(11/20/12) - It is showing up on food labels everywhere: "Gluten Free". Still,
if you are trying to ditch gluten from your diet, it can be confusing.
The whole "gluten free" diet started as a treatment for people who have Celiac disease or an intolerance to gluten. It's estimated 10 percent of us fall into one of those categories.
Gluten is a protein found in some grains, like wheat, barley and rye, that triggers an autoimmune response in someone who has a sensitivity. That reaction can cause anything from severe digestive symptoms, to depression, anxiety, joint pain and fatigue.
"Gluten is the protein in the wheat that makes it sticky, gives bread the rise and the stickiness," says Marjie Andrejciw, a holistic counselor.
While bread and other carbohydrate rich foods are usually choc full of gluten, going gluten free is not the same as going carb free. Our bodies need carbohydrates to function.
But gluten is another story, says Dr. Marcy Klein of McLaren Medical Center. "Gluten isn't something we are supposed to eat as humans. It's actually hard for us to break it down."
Still people have been eating wheat, barley and rye laden foods for ages, so why is it that more people are having trouble with it now?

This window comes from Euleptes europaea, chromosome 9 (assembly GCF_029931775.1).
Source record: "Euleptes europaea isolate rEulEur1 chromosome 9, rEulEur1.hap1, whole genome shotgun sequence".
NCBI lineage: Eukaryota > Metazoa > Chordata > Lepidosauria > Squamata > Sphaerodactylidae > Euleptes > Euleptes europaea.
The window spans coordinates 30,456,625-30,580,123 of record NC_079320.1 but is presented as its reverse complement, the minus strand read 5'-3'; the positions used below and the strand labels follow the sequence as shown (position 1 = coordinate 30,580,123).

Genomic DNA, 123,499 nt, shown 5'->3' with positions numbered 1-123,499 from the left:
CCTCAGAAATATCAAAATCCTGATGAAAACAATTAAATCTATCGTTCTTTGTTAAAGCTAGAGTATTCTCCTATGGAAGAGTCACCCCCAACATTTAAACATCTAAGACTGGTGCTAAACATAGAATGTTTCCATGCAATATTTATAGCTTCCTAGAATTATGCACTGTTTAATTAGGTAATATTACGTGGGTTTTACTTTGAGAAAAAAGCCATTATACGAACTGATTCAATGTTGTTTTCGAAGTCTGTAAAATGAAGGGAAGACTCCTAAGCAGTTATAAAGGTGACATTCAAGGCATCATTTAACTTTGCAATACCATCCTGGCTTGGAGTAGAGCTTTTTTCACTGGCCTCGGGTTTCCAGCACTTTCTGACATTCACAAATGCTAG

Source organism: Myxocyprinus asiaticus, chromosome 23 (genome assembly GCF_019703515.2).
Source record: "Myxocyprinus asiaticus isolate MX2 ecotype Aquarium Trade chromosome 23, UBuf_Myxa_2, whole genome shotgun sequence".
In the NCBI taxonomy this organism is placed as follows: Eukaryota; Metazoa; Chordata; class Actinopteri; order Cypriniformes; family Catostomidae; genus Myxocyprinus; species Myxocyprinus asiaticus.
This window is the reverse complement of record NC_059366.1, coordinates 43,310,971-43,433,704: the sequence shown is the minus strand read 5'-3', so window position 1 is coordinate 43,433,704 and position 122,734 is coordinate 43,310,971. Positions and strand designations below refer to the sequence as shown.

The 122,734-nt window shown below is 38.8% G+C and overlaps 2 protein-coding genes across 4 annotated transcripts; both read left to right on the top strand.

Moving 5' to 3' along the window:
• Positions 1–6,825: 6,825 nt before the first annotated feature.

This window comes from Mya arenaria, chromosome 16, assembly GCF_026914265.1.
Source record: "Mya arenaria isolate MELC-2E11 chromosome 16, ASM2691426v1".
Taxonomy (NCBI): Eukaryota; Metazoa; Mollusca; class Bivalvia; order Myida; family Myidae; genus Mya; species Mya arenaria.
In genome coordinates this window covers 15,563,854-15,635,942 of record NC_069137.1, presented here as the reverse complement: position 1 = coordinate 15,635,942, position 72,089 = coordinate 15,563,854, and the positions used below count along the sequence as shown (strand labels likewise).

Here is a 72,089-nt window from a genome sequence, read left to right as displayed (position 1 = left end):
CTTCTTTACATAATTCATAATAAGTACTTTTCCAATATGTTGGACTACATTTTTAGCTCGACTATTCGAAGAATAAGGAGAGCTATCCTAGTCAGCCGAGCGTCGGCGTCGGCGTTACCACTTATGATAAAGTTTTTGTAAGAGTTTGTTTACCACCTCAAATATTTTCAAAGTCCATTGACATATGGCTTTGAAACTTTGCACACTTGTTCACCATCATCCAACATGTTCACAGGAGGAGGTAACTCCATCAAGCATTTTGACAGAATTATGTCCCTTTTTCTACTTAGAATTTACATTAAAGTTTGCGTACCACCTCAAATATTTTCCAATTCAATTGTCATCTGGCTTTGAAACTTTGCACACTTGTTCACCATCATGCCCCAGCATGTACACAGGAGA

"Genetically modified food was first introduced into the food supply in the United States in 1996, and we have seen huge growth in food intolerance with the increase of genetically modified foods into our food supply," says Andrejciw, who owns Marjie's Gluten and Dairy Free Pantry in Fenton.
Dr. Klein says, if you suspect you have a sensitivity to gluten, there is a very simple way to "test" for it. "If you just cut out the gluten in your diet and you feel better, that's a pretty good sign that you shouldn't be eating it."
Marjie says going gluten free the healthy way is not as simple as grabbing anything with "gluten free" on the label. "Because you are just replacing one problem with another. Gluten free crackers, while they are delicious, still have a lot of refined carbohydrates in them and a lot of sugars and those types of things."
In fact, gluten free on the label may hold no guarantee something is actually gluten free, according to Marjie. "I have found products that say they're gluten free, but they will have something in them like malted barley, and that has gluten in it."
Gluten is also in foods you might not expect, like salad dressings, condiments and even marsh-mellows. Ultimately, Marjie says, your safest bet is to shoot for foods that have the fewest ingredients on the label.
According to Marjie, about 85 percent of people who are gluten intolerant are also dairy intolerant. Dr. Klein says, if you have an autoimmune disease already, like MS, Hashimoti's or Rheumatoid Arthritis, chances are you have a gluten sensitivity as well.
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